- Check the mirror before a television interview. A shirt or apron with your store’s logo is good exposure for your brand, but don’t wear clothing with another company’s logo (e.g. a Nike shirt). Solid, pastel colors are good choices – blue always works – but skip stripes, checks, and tiny prints that create “movement” on-camera.
- Avoid baseball caps and sunglasses, even if you’re outside, because they obscure eye contact. Dangling earrings can be distracting, and clunky necklaces can hit your microphone and make noise as you move. Clothes should be pressed and wrinkle-free.
- Wear socks that extend above the calf, so a swath of leg doesn’t show if you cross them during a seated interview. It sounds trivial, but as the experts caution, it’s not a good look. Hands should be neatly manicured in case of a close-up shot – especially if you are preparing food on camera.
Be proactive, make the first move...
If you have an idea for a segment or article, you don’t have to wait for a reporter to call. Retailers can proactively contact local television and radio stations, newspapers, magazines, and bloggers by email to pitch a story idea, and offer their expertise and insight on the subject. Before you reach out, do your homework by researching the show’s format, reporters, target audience, and previous segments, so you can tailor your pitch appropriately.
A story idea must be timely, relevant, have a newsworthy “hook,” and be interesting or educational for the audience. Some sample pitch topics might include:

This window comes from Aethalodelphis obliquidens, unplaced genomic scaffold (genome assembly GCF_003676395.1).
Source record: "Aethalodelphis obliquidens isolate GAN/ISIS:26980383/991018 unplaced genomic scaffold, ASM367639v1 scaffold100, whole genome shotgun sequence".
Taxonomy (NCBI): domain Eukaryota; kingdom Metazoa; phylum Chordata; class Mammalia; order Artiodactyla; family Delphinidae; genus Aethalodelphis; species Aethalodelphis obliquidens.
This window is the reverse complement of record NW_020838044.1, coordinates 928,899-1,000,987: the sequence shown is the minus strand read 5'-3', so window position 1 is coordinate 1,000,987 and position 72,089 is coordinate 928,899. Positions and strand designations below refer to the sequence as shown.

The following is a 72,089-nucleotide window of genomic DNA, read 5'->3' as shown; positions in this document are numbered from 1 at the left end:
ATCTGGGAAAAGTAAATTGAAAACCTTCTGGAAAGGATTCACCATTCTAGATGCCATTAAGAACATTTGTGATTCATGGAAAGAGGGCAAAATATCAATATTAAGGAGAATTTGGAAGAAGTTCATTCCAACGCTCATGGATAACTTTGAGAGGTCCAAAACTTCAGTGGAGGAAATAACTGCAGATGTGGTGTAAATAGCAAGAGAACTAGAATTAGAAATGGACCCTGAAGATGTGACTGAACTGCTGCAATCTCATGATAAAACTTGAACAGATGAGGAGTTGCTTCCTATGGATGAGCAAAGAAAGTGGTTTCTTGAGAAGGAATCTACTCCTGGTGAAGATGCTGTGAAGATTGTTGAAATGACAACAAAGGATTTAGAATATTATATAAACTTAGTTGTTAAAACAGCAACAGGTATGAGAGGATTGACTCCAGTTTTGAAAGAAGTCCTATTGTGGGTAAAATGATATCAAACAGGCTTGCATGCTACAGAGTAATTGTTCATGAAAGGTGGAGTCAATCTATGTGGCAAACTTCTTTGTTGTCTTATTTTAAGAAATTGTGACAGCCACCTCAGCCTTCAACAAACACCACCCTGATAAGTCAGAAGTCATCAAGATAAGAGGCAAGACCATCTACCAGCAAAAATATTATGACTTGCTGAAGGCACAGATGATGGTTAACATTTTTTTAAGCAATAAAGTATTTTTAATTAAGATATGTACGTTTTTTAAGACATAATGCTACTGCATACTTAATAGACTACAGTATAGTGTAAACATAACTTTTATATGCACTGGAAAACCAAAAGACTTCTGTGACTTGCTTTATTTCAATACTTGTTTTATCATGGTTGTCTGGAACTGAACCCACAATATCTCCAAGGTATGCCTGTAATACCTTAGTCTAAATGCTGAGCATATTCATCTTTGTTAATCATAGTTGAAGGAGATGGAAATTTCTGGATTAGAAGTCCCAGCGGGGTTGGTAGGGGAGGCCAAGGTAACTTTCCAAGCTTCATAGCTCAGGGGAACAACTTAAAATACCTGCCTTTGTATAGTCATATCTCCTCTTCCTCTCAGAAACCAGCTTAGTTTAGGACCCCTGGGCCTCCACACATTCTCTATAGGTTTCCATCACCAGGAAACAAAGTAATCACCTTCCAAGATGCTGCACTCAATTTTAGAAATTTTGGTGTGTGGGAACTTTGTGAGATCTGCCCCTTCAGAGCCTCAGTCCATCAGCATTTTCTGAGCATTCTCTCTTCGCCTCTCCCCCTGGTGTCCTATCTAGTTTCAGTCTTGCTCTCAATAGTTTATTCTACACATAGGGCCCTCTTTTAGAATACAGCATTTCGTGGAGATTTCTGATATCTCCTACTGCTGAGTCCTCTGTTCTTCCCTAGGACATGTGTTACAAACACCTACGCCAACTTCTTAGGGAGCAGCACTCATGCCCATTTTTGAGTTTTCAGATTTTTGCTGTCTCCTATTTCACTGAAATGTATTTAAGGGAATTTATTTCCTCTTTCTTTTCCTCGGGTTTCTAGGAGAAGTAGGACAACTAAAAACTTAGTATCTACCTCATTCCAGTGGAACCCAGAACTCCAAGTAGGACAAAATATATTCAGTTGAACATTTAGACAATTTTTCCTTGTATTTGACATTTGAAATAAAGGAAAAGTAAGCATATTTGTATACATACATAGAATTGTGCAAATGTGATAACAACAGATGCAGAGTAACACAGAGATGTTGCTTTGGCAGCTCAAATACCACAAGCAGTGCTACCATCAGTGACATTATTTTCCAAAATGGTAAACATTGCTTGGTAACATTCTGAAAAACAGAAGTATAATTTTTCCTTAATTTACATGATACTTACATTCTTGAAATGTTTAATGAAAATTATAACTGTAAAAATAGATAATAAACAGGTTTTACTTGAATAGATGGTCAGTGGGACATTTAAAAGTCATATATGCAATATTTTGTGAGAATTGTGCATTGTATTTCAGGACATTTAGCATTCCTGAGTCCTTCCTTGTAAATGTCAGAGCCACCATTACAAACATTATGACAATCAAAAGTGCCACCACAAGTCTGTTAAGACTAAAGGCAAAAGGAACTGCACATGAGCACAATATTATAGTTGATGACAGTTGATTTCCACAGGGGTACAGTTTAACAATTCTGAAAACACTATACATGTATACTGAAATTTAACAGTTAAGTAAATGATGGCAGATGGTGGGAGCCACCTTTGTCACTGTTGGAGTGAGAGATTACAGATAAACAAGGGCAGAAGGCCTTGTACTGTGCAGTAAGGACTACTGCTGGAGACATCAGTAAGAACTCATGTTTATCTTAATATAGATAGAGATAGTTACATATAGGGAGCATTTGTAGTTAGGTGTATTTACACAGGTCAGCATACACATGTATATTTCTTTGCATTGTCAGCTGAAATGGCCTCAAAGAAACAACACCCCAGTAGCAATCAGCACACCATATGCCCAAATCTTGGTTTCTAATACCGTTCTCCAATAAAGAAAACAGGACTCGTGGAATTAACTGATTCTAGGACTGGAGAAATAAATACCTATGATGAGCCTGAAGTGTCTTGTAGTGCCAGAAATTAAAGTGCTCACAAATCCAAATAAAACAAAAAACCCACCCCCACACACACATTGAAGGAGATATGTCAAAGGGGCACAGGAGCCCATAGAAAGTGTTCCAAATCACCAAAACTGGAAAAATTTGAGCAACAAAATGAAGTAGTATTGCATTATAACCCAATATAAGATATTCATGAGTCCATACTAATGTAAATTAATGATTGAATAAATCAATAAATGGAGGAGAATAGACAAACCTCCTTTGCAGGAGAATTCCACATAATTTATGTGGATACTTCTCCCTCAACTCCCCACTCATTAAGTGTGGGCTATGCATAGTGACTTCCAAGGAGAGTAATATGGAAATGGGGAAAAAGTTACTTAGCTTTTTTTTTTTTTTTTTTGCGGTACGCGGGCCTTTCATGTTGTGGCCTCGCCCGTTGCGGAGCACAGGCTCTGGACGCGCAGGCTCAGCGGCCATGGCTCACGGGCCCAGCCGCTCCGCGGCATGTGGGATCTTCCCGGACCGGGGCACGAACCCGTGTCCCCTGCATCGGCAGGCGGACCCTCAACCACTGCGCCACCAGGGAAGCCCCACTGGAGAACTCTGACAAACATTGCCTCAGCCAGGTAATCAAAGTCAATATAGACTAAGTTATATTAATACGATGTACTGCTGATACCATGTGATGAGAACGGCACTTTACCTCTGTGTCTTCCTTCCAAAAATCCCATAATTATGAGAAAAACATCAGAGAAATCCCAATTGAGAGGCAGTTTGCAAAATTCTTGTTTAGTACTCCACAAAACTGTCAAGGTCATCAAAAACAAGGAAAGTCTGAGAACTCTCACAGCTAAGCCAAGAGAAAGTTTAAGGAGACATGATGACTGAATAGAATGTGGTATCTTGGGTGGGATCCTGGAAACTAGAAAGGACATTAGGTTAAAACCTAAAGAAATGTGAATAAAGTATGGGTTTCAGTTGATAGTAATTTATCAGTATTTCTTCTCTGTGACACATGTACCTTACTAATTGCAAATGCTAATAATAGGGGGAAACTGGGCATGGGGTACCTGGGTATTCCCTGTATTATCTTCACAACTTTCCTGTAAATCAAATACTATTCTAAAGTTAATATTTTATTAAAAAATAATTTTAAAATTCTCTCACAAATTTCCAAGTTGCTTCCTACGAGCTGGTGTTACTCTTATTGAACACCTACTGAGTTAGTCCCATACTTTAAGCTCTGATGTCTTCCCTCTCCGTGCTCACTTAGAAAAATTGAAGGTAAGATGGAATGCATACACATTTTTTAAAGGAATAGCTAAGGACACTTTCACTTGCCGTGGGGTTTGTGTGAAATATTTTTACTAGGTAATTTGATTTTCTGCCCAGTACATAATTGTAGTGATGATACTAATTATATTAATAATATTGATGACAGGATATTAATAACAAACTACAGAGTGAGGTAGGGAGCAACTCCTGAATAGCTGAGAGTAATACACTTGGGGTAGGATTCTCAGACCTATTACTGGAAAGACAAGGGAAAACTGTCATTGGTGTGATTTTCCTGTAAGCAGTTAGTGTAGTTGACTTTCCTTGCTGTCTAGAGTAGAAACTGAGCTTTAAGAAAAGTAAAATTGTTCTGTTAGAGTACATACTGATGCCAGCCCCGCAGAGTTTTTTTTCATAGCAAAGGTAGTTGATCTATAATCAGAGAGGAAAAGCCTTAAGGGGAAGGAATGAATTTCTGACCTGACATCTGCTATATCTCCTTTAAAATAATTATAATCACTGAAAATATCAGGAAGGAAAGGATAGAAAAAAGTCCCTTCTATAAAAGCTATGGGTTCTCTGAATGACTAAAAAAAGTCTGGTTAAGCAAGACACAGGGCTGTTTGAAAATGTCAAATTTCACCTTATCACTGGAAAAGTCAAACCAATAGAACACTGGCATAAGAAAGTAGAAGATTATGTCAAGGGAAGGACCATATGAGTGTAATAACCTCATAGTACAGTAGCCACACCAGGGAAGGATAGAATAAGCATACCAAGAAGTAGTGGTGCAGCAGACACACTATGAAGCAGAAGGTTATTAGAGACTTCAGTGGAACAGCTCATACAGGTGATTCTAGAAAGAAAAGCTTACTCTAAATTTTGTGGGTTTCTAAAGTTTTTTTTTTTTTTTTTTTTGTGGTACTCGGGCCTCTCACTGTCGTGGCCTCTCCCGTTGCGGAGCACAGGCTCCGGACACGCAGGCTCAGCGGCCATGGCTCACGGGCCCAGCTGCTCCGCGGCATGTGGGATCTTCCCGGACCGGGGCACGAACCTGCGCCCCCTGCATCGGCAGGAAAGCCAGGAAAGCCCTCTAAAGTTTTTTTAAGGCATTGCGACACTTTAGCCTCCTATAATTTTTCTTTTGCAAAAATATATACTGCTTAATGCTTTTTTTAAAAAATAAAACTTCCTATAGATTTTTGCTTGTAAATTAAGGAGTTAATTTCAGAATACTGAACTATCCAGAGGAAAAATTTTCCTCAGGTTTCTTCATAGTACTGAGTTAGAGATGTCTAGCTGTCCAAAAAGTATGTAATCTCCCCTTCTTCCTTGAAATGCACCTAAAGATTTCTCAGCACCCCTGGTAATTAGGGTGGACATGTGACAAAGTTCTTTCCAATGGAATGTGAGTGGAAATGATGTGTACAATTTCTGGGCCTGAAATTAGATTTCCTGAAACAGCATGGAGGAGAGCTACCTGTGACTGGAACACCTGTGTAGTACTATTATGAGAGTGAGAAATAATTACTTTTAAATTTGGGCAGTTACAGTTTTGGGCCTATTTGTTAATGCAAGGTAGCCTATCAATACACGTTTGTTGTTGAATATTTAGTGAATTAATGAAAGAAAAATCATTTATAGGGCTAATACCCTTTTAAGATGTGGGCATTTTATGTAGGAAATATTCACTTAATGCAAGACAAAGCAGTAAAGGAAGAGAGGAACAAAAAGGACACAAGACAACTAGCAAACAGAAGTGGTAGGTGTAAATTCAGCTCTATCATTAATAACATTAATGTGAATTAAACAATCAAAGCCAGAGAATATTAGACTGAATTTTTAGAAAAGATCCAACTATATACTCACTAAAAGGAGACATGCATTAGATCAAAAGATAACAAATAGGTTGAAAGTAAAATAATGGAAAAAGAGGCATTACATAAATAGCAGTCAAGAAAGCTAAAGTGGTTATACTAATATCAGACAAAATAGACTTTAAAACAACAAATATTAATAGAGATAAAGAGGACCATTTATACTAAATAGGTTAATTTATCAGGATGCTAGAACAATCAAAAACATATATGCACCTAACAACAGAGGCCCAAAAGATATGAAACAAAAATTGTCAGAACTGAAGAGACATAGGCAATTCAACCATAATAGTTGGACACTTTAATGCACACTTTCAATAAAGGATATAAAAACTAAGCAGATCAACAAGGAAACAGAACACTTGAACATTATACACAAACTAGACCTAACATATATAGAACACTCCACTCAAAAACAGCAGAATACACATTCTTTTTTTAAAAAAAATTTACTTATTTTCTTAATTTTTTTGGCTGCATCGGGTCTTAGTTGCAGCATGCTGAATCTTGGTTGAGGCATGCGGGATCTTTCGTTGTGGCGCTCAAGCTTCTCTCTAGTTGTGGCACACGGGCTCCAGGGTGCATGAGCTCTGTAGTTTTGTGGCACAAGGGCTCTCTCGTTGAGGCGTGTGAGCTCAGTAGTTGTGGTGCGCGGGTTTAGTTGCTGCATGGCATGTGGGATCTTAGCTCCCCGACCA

- May is National Barbecue Month
It’s the time to spring-clean your grill and replace your grill brush. A wire-bristle brush should be replaced annually to prevent bristles from weakening, dislodging, and possibly getting stuck in food. There are lots of new, alternative, bristle-free grill-cleaning products available that we can tell you about...
- Memorial Day
Outdoor kitchens and Outdoor Rooms are top home trends today, according to both the American Institute of Architects and home-design platform Houzz. It’s not just about a grill on the patio anymore, people want seamless indoor/outdoor living with complete outdoor kitchens, entertaining areas with fire pits or fireplaces, comfortable furnishings, and more. Here’s what you need to know about creating an Outdoor Room…
- Father’s Day
Dad doesn’t want a new tie. We can highlight the best grilling gear and gadget gifts for Dad.
- Fourth of July
It’s the number-one grilling day of the year, according to the Hearth, Patio & Barbecue Association. Nearly three-quarters of consumers say they grill because of the flavor, but they’re ready to go beyond burgers. We can show viewers how to grill pizza, veggies, breakfast, even dessert…
- Labor Day
Barbecuing doesn’t stop at Labor Day. The live-fire grilling trend is hot. Here’s how to cook over a fire pit grill in your backyard during all seasons.
To expand opportunities for media coverage and solidify your positioning as an expert, you might consider registering as a “source” with Help a Reporter Out (HARO, www.helpareporter.com). The service connects journalists seeking information for a story, with credible sources and experts willing to share their knowledge in an interview.
HARO sends emails to registered sources three times daily with queries from journalists. Sources able to speak on the topic can respond directly to the reporter. There are over 55,000 reporters and 800,000 sources registered with HARO, with 200 to 300 press inquiries fielded daily.
If you’re interested in gaining media coverage for your store, but feel like you’re not ready for prime time, consider enrolling in a public-speaking class at a community college, or a local adult-education program. Or join a public-speaking club such as Toastmasters International, or find a private coach such as Giegerich (www.donnalynspeaks.com) to help hone your skills.
The benefits to your store will last far beyond your 15 minutes of fame.